søndag 16. januar 2011

Action at the whining range

Her er en empiribeskrivelse fra et konferansepaper jeg håper jeg får lov til å holde. Jeg har jo et problem med oversettelser, men jeg har hatt det litt morsomt også med å oversette syte-relaterte begreper.

The paper is based on a longitudinal involvement with an alliance of practitioners in the field of community and organizational development. The Lifeworks are, in their own words: an initiative-based inspiration- and development alliance. Anyone can join, most activities are for everybody, and anyone can decide to host a lifework-event. The events often take place at a lifework-place; normally the places where members live, typically located in rural Norway.

In community development the people of the Lifeworks have spawned many new endeavours. They turn pride in provincialism into a surprising advantage and have aided several rural communities to be socially abundant. There are several local businesses created in the wake of their interventions. One of the most striking features of the Lifeworks is the naming practice, a play with words that is a favourite pastime, but that also creates new activities and reassembles old practices.

One cluster of word plays center around the importance of deferring negative comments on a creative work in progress. It started with a farmer establishing a physical «whining range» on his field instead of the more familiar firing range. He built a whinometer to suit it. From there others were inspired to create «The voluntary whining squad» that for a couple of years was merely an expression until someone else again created a Facebook group for the squad. This forum is considered to be a safe place for practicing whining in orderly forms. People write about things they dislike, but the forum is also a playground for new uses of the whino-prefix, such as whinotherapy, whinoceros, but also concepts that are close in meaning or sound to any of the previous concepts1.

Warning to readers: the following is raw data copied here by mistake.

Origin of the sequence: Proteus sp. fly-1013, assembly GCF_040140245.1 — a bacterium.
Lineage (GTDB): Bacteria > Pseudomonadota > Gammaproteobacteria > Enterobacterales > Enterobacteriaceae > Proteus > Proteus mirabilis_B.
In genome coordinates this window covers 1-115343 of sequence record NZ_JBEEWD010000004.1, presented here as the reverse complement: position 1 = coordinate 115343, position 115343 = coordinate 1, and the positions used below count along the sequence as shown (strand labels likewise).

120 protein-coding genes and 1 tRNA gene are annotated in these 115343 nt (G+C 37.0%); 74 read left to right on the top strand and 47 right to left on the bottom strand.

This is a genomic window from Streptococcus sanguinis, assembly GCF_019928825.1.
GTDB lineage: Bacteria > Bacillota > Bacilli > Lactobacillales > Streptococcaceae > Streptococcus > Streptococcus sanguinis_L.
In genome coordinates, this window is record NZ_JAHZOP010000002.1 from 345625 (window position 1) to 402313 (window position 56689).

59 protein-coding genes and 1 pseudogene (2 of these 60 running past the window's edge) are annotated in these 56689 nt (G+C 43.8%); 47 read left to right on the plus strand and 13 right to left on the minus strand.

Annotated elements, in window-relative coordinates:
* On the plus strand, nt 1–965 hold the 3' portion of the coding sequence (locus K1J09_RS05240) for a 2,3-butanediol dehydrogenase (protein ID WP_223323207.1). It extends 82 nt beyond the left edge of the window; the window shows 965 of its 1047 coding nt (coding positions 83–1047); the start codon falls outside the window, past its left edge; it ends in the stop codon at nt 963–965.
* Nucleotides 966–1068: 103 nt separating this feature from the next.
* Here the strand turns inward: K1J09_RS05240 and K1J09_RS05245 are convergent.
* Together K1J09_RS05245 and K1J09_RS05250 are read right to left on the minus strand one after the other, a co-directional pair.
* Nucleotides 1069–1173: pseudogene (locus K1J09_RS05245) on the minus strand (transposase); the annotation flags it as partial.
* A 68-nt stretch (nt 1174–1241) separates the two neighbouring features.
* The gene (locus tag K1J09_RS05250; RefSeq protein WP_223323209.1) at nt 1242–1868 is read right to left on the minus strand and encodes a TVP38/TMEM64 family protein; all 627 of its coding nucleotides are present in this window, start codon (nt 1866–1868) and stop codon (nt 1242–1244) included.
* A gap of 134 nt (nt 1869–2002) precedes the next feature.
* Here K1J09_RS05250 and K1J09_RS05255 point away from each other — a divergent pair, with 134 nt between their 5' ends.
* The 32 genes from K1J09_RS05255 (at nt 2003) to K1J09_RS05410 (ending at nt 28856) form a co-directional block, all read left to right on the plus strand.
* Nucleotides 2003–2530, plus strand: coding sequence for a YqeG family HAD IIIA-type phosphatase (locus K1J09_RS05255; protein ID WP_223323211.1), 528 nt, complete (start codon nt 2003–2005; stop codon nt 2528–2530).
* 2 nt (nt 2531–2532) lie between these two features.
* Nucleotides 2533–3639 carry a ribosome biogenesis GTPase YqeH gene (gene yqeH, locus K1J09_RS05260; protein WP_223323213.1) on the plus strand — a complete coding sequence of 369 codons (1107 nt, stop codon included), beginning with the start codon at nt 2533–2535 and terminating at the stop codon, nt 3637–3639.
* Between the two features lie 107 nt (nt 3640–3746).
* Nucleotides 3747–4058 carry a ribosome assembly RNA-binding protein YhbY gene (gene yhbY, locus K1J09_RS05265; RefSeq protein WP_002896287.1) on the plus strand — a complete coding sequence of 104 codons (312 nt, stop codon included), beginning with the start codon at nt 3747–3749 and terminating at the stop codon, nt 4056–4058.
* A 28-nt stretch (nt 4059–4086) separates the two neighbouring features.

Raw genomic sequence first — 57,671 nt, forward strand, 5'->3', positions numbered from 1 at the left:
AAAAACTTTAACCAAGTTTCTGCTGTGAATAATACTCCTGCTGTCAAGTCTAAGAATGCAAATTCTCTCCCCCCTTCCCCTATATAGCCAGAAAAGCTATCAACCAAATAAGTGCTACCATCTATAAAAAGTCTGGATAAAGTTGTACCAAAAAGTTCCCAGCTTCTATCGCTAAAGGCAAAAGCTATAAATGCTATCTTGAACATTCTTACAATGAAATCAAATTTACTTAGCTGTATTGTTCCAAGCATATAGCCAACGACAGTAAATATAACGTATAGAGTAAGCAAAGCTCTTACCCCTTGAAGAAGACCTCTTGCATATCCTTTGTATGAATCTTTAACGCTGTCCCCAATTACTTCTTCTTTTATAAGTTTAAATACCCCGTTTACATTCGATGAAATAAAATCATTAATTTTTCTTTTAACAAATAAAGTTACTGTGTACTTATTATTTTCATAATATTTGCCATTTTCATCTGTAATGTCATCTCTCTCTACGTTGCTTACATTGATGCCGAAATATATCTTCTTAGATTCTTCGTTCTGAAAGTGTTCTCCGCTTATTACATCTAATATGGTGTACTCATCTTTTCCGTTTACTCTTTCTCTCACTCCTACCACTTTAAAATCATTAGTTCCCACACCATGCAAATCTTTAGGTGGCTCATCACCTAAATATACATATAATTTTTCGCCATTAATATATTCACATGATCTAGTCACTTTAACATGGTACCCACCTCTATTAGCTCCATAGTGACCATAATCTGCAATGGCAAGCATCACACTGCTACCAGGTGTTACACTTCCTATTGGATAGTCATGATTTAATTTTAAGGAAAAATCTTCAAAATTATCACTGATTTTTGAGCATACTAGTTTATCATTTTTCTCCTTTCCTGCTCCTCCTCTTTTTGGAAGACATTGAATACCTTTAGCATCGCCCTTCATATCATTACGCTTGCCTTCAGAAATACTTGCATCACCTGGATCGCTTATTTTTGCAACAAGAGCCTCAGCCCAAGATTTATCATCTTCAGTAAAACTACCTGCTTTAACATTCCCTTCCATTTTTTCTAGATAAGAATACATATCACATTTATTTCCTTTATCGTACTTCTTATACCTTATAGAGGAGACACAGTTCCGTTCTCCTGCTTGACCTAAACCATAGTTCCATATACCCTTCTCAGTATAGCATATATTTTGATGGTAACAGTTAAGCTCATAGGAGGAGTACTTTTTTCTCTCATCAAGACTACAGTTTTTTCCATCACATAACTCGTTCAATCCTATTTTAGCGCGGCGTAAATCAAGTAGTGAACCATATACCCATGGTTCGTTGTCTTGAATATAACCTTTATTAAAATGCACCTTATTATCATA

For this short essay, I will only present this particular development, but there are many more, also made together with the organizations that are their customers. Familiar words are played with and result in different and new actions that might be interpreted as innovation, creativity and entrepreneurship – all favourite terms for organizations where world views have to be reassembled to fit a new climate. This can explain why the Lifeworks are hired to do interventions, but it cannot explain whether this approach can be useful.

1 kommentar:

  1. This version of the paper didn't even make it to the EGOS conference, so in 2011 I only participated in the PhD workshop.

    In 2012 I reworked the paper and won a prize for it. That's interesting!


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